While there is no consensus on the matter, one school of thought believes that a high frequency pass band of about an octave starting at about 3000 Hz (2500 to 3500 Hz) will be beneficial.

A conventional hearing aid receiver presently consists of an electromagnetic motor mechanism which operates a diaphragm. The air displaced by this diaphragm, on one side, is channeled through a tube into the ear canal, creating the desired sound. The air displaced on the other side is usually compacted in the volume enclosed by the receiver housing. When connected to an occluded (unvented) ear canal or to a test chamber, usually known as a coupler, this mechanism produces a frequency characteristic of the type shown as curve W in FIG. 3. The principle components controlling the frequency of the initial resonance peak 21 are the mechanical system of the motor and the channel or tube leading the sound from the diaphragm into the ear (receiver 14 and tube 17 in FIG. 1). The second resonance 22 of curve W is controlled by the necessary volume of air within the receiver that collects the sound off of the diaphragm, the channel or tube that conducts this sound to the ear canal, and the remaining portion of the ear canal.

SUMMARY OF THE INVENTION

It is a principal object of the present invention to provide a new and improved hearing aid receiver transducer which affords a desirable high frequency band pass characteristic in a particularly effective manner without sacrifice of sensitivity.

Another object of the invention is to provide a new and improved hearing aid receiver transducer that emphasizes the higher part of the audio spectrum needed for hearing comprehension without substantial cost increase and with little or no loss of dependability, operating life, or miniaturization.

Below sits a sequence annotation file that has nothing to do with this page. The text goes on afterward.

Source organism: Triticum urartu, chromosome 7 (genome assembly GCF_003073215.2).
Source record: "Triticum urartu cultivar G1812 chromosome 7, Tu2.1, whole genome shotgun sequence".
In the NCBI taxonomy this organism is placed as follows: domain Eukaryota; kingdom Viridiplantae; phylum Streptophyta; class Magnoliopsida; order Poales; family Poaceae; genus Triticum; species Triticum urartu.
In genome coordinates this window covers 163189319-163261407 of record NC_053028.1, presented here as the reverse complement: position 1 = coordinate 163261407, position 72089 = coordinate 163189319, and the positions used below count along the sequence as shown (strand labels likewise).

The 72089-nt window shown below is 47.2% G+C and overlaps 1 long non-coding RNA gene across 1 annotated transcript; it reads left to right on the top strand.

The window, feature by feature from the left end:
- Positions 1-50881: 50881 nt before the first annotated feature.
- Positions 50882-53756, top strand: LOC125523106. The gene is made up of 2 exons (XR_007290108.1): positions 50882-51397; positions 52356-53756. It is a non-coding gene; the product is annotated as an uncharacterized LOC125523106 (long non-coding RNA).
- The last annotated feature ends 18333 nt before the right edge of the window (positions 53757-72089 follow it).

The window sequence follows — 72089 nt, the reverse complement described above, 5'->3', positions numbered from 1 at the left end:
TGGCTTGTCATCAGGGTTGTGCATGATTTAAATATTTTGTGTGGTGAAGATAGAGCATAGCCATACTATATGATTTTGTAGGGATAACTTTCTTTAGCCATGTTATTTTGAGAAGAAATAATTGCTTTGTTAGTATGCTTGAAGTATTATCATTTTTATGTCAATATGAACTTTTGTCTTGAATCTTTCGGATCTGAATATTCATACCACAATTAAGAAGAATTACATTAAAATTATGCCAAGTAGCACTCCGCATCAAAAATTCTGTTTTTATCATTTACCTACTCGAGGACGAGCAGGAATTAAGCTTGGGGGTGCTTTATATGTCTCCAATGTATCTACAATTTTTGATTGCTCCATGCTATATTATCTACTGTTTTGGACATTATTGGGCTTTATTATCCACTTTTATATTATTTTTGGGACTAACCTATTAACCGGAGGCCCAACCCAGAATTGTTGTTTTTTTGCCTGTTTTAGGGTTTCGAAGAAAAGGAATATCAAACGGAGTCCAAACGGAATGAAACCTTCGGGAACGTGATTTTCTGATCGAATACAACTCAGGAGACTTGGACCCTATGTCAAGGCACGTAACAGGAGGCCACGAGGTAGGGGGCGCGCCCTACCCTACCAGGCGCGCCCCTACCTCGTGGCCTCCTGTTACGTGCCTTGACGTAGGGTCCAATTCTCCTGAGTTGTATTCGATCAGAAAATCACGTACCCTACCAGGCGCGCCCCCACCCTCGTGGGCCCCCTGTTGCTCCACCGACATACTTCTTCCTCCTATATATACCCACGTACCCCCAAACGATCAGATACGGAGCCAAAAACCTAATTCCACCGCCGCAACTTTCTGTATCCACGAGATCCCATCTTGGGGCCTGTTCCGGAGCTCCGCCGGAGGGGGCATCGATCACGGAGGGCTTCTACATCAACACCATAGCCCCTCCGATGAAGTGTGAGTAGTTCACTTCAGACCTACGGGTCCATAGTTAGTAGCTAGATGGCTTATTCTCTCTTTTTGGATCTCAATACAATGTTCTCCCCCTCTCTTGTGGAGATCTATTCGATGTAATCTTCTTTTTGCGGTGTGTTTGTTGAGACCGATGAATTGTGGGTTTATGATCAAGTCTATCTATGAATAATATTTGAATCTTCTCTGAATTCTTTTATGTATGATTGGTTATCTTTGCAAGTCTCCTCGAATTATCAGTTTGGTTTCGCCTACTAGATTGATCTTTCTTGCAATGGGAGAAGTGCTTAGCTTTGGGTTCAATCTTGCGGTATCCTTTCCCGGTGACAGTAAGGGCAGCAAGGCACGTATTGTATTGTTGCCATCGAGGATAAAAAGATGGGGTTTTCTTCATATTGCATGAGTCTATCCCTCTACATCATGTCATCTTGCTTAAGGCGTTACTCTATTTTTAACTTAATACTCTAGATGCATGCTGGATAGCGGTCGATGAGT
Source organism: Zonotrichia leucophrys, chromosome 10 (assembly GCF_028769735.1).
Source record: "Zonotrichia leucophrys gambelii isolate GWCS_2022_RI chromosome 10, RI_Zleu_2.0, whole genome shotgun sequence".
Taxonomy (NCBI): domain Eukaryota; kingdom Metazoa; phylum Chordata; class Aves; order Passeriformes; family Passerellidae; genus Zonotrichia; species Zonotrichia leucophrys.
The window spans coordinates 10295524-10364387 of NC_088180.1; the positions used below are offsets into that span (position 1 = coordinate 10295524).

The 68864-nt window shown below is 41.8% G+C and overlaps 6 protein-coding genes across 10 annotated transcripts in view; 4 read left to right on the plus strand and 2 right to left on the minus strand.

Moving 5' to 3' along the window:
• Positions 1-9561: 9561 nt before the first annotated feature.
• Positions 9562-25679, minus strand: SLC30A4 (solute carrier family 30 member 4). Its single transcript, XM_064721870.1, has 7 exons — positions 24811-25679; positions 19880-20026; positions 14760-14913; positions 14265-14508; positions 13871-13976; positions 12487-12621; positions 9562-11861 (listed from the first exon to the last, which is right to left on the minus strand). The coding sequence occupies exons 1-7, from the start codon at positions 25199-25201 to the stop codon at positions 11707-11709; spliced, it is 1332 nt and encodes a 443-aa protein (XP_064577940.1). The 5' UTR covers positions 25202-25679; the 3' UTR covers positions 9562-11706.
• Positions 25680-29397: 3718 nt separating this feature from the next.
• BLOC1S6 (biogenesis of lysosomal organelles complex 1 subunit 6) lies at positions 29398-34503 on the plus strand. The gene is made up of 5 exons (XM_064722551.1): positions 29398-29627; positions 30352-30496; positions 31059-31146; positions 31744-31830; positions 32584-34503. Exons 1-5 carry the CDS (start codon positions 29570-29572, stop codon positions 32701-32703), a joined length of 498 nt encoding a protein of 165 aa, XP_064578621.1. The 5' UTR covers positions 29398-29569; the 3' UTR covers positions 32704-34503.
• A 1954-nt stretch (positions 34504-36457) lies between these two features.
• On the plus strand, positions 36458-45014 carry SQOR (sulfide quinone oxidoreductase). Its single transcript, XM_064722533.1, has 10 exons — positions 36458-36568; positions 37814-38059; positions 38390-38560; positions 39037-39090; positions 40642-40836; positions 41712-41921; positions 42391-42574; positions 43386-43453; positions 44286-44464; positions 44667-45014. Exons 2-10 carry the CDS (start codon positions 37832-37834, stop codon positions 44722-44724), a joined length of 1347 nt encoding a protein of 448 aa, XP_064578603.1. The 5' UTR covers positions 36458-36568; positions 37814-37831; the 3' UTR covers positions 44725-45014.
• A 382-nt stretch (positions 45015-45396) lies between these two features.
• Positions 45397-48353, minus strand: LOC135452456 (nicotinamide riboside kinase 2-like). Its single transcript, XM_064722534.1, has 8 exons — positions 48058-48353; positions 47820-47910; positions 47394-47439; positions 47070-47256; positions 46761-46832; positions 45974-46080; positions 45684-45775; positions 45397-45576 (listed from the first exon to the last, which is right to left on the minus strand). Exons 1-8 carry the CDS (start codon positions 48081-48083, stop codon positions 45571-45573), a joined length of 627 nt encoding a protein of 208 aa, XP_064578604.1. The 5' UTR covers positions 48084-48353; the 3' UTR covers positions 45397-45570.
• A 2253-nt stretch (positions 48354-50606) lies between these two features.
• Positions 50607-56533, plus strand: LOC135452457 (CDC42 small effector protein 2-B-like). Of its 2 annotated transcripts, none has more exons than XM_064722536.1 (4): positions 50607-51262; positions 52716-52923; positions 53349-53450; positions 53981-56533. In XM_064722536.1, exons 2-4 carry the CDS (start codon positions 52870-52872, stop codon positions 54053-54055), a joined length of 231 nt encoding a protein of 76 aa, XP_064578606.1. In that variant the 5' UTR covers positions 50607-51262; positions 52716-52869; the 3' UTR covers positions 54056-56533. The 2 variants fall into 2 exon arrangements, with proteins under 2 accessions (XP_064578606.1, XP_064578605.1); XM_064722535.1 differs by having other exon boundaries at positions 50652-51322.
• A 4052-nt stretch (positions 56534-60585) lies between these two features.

Accordingly, the invention relates to a receiver transducer for a hearing aid of the kind comprising a main housing insertable into the ear of the hearing aid user; the receiver transducer comprises a receiver housing mounted within the main housing in spaced relation to a sound outlet wall of the main housing that faces into the ear canal of a hearing aid user. Diaphragm means, mounted within the receiver housing, define first and second acoustic chambers in the receiver housing, and an electromagnetic motor, mounted in the receiver housing, is mechanically connected to the diaphragm to move the diaphragm, at frequencies within a given audio range, in accordance with an electric signal applied to the motor. First and second outlet ports are provided, through the receiver housing, one for each chamber, and first and second elongated sound transmission tubes are employed, one for each outlet port, each tube connecting its outlet port through the sound outlet wall of the main housing into the user's ear canal independently of the other tube.